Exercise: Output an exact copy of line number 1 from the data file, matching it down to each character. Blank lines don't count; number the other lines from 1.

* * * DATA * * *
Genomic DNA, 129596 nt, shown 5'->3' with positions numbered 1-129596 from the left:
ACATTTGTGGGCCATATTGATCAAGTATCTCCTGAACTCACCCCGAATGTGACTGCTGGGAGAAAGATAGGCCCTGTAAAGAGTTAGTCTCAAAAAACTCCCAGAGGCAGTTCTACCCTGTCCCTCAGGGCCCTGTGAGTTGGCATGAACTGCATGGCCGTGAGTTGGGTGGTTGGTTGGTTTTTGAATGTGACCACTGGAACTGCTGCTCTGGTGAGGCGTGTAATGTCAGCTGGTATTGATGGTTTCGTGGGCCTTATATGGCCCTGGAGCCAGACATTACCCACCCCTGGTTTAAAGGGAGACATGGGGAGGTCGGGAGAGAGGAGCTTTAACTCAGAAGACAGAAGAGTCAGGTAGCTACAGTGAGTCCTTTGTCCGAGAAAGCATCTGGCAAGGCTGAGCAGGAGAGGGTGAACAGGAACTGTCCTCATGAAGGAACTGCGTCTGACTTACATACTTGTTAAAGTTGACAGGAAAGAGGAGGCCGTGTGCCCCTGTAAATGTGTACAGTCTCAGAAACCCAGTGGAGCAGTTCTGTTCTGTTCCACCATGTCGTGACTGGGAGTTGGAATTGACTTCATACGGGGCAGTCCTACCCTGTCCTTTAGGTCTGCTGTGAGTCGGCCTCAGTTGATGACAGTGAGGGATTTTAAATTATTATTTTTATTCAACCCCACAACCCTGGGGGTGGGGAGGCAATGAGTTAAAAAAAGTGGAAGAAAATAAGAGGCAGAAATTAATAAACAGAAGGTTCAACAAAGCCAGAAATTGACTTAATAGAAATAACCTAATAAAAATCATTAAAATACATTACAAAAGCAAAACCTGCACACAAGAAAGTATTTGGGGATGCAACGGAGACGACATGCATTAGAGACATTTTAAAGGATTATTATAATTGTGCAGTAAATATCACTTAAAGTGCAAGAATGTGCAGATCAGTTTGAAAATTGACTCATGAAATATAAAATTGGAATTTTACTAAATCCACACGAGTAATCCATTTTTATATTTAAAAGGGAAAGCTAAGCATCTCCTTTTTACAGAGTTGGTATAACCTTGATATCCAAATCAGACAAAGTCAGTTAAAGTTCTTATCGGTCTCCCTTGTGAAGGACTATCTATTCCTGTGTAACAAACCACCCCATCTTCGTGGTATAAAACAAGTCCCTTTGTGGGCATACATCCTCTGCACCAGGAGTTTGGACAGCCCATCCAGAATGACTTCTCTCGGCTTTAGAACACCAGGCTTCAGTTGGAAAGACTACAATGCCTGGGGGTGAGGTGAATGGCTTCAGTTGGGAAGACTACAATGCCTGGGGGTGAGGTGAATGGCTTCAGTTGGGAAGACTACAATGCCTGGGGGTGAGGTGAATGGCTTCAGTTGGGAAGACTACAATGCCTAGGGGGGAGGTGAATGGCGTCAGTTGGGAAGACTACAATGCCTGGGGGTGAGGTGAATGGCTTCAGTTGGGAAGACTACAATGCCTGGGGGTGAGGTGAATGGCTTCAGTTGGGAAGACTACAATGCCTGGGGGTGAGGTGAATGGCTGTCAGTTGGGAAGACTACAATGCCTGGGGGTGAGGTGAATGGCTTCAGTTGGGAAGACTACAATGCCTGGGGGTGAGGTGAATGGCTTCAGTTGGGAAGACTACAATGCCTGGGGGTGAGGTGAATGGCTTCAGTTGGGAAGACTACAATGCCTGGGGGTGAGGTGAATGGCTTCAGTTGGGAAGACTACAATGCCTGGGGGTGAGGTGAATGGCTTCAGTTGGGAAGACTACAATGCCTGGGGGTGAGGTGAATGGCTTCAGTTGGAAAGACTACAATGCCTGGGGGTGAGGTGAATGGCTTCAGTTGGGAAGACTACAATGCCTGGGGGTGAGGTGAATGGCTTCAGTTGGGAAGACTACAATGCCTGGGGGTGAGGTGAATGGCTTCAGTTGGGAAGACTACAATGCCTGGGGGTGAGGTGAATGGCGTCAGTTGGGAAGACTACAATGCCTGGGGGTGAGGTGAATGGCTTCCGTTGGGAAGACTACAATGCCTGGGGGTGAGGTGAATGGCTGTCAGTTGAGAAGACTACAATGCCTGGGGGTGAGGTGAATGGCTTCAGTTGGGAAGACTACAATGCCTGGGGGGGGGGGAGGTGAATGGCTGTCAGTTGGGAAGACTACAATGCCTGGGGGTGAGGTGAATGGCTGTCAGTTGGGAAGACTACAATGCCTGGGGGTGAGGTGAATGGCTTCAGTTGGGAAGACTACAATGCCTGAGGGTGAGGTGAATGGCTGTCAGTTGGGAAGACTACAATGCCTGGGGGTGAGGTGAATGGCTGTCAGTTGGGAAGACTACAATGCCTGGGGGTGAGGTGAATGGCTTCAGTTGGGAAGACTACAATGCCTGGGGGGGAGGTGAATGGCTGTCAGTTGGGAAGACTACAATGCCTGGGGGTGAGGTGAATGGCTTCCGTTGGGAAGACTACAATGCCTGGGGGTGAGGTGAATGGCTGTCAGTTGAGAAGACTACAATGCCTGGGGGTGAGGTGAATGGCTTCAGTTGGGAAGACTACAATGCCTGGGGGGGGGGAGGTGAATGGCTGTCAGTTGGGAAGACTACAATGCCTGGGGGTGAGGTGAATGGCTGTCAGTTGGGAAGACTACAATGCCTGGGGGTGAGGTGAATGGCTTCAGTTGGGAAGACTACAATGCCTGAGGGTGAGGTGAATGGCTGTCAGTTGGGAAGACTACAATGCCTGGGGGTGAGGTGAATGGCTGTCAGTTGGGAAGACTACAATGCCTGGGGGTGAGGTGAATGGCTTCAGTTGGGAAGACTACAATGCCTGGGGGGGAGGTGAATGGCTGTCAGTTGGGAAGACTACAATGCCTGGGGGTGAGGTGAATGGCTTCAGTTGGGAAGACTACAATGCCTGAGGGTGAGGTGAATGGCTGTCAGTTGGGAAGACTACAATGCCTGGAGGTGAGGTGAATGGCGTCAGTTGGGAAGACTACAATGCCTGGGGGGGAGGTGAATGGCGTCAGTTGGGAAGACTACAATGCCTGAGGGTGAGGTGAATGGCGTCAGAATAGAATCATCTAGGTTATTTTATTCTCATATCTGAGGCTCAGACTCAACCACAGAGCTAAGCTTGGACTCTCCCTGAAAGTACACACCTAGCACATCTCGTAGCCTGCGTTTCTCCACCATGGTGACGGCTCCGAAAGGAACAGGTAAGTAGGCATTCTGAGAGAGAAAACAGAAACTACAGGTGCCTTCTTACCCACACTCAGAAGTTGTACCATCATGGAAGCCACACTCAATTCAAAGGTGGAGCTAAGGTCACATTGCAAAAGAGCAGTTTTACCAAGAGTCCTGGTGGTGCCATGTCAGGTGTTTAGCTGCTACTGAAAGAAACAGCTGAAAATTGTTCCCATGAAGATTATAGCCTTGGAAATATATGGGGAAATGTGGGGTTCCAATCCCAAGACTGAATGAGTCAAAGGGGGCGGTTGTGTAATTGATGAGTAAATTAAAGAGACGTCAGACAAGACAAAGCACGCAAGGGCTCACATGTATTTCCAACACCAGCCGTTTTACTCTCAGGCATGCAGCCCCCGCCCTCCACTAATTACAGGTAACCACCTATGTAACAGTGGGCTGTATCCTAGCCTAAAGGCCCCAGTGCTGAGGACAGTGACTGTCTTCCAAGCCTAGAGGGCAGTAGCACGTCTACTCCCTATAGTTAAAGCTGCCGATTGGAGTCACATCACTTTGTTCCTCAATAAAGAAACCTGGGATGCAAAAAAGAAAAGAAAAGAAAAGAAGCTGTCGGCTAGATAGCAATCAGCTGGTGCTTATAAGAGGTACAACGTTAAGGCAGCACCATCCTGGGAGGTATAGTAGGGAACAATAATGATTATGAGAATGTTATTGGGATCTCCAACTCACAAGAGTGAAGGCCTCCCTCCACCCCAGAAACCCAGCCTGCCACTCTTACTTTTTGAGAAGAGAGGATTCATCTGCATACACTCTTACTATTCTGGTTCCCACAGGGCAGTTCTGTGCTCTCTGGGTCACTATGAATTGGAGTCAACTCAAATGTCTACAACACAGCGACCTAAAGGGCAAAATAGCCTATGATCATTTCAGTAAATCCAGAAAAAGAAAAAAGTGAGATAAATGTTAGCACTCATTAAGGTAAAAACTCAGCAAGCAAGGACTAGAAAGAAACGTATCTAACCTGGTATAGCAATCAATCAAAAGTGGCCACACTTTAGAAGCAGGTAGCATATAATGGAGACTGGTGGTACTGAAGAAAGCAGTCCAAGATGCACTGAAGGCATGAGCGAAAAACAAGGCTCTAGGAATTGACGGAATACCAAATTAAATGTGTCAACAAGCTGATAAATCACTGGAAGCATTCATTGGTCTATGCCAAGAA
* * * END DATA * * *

Genomic DNA, 129596 nt, shown 5'->3' with positions numbered 1-129596 from the left: